Dear God, please reveal to us
your sublime
that is everywhere, everywhere, everywhere
so that we will never again
feel frightened.
St. Francis of Assisi


There was a loud siren booming throughout the neighborhood. I was inside putting clothes in the washing machine, but the sound fulfilled its purpose. Like most humans, my mind immediately shifted into high alert and sifted through the possibilities for the alarm. Even though my husband and I live in an area prone to fires and earthquakes, I quickly dismissed either of those. There had been no ground shaking and rain was pouring down outside. The neighborhood dogs began to howl, and then I remembered there was a prescheduled test of our town’s firehouse siren.

While it is an absolute necessity that we alert one another to impending danger – especially with the growth of natural disasters – I wonder what our world would be like if humans had invented “sublime beauty” alerts. Imagine if we had regular sirens for every stunning, natural occurrence. We’d be enveloped in constant awe of everything that sustains us.

Instead, we have used our ingenuity for threat alerts. Not the necessary ones like my neighborhood firehouse alarm, but a stream of promises to soothe every fear – be better looking, more productive, healthier, richer, more balanced, calmer, or happier.   The modern commercial space subtly taps into our woes and wraps us into their brand’s product, app, or service. As a result, our lifestyles and habits rarely bring us in direct touch with nature. Our food is pre-packaged, our outdoor exercise is with equipment, our contemplation is with apps, etc.

Somehow, humanity has allowed itself to become enamored in our cleverness – forgetting that homo sapiens refers to ‘wise human,’ not ‘clever human.’ Other species sing praises to the co-existence of all of life in an abundance of glorious shapes, forms, sounds, and fragrances.   There are upheavals and invasives in other species, but we are unique in our trail of efforts to conquer, outsmart, and ignore the sacredness of all of life.   We need the prayer of St. Francis of Assisi more than ever to bring us back in sync with one another, the planet, the divine, and ourselves.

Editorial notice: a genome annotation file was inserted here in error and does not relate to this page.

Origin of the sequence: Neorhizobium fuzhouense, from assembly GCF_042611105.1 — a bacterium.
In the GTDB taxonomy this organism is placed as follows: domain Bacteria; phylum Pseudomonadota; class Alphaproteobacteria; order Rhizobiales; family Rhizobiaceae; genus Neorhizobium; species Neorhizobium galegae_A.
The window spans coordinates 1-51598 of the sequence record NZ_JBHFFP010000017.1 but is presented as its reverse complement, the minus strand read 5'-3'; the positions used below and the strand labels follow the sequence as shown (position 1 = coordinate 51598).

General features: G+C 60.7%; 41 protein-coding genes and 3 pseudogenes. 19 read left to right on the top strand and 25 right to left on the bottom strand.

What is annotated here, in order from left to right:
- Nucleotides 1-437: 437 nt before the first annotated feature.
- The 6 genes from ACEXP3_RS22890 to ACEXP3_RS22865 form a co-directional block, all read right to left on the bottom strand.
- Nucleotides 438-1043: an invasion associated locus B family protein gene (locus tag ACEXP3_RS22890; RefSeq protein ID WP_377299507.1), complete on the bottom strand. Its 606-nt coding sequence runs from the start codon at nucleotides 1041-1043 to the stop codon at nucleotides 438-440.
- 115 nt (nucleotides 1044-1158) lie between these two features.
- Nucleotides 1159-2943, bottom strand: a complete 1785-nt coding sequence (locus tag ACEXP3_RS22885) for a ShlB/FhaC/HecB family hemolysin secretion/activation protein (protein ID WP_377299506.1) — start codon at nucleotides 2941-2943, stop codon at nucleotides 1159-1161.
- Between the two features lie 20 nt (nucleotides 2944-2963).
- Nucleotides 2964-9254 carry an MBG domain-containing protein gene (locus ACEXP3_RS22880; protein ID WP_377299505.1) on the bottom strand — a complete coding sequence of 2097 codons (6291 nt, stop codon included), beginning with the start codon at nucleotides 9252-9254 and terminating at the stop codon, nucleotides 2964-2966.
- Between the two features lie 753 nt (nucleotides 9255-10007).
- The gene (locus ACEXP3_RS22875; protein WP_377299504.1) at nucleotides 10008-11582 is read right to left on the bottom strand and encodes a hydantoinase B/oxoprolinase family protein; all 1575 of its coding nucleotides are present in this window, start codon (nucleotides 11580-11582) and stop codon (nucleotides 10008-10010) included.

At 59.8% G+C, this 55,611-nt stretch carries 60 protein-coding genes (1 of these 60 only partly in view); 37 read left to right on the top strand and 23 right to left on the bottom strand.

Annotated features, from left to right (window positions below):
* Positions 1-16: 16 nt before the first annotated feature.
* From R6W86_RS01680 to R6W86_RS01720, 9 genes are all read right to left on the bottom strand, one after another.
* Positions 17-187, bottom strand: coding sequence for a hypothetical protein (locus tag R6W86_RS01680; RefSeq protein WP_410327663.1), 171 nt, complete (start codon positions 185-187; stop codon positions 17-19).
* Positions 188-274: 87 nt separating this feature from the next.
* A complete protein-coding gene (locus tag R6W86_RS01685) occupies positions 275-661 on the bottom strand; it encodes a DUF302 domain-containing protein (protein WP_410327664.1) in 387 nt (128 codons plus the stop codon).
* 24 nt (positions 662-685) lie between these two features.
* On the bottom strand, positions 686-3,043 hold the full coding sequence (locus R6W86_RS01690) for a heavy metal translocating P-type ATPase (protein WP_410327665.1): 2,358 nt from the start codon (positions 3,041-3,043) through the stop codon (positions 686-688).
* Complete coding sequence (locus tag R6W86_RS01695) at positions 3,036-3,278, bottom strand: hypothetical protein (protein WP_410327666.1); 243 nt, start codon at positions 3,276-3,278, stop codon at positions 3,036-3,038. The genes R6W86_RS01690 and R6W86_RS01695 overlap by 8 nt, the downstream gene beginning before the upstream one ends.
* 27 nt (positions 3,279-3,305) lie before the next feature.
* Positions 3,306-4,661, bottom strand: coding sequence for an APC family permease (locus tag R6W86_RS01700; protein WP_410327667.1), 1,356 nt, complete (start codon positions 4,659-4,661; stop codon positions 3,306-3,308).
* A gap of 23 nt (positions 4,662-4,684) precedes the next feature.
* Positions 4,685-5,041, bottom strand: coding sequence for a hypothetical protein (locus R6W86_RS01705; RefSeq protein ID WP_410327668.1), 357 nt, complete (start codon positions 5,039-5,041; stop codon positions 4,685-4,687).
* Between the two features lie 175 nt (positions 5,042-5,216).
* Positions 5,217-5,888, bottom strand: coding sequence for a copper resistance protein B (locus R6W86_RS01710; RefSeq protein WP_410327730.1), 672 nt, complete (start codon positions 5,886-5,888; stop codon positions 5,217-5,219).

The daffodil is where I choose to begin the re-righting of my human perspective from a separatist to a holistic view. It is among the first spring blooms and is lauded around the world as a messenger of renewal and abundance. Its trumpet-shaped crown is an uplifting announcement of the unfolding of new energy and hope.   As a warning, its botanical name narcissus is a reminder to be a ‘wise,’ rather than ‘clever,’ human, to tune into the “sublime beauty” messages, and to listen to the wisdom that they have to share.   I hope you will join me.


This practice cultivates loving tenderness in your touch.

  • Prepare –
    • Find a comfortable seated position. If seated on a chair, place the soles of both feet on the floor.
    • Stretch out through your palms and fingers. Then, gently squeeze each finger with the fingers of the opposite hand.
  • Practice –
    • Slowly, lightly and gently stroke the palm and fingers each hand a few times. Stroke with kindness and gentleness as though you are touching the most beautiful thing on earth.
    • Allow your hands to rest in your lap or on your thighs. Fingers relaxed and palms upward. Quietly sit and breathe softly and gently.
      • Imagine as though your breath is caressing you from the inside out. Receive this inner kindness. Savor it.
    • Transition back into your day –
      • Look at your hands. Say ‘thank you’ to them for helping you communicate with the life in the world.
        • Silently vow that as you go about your day, you will be aware of your hands each time they grasp or touch something or someone.
          • For example, as you pick up your fork before you eat, wash your face, fill your car with gas, hug a friend, or feel rain or sunshine on your face.
        • Before you re-enter your day, lightly touch your fingertips to your heart center, symbolically sealing in your vow.

This poem appears in Mala of the Heart: 108 Sacred Poems, page 20, edited by Ravi Nathwani and Kate Vogt and published by New World Library.

HEARTH is posted each new and full moon and written by Kate Vogt. To learn more about Kate Vogt and her “Living Wisdom . . . every day,” please visit  KateVogt©2019.

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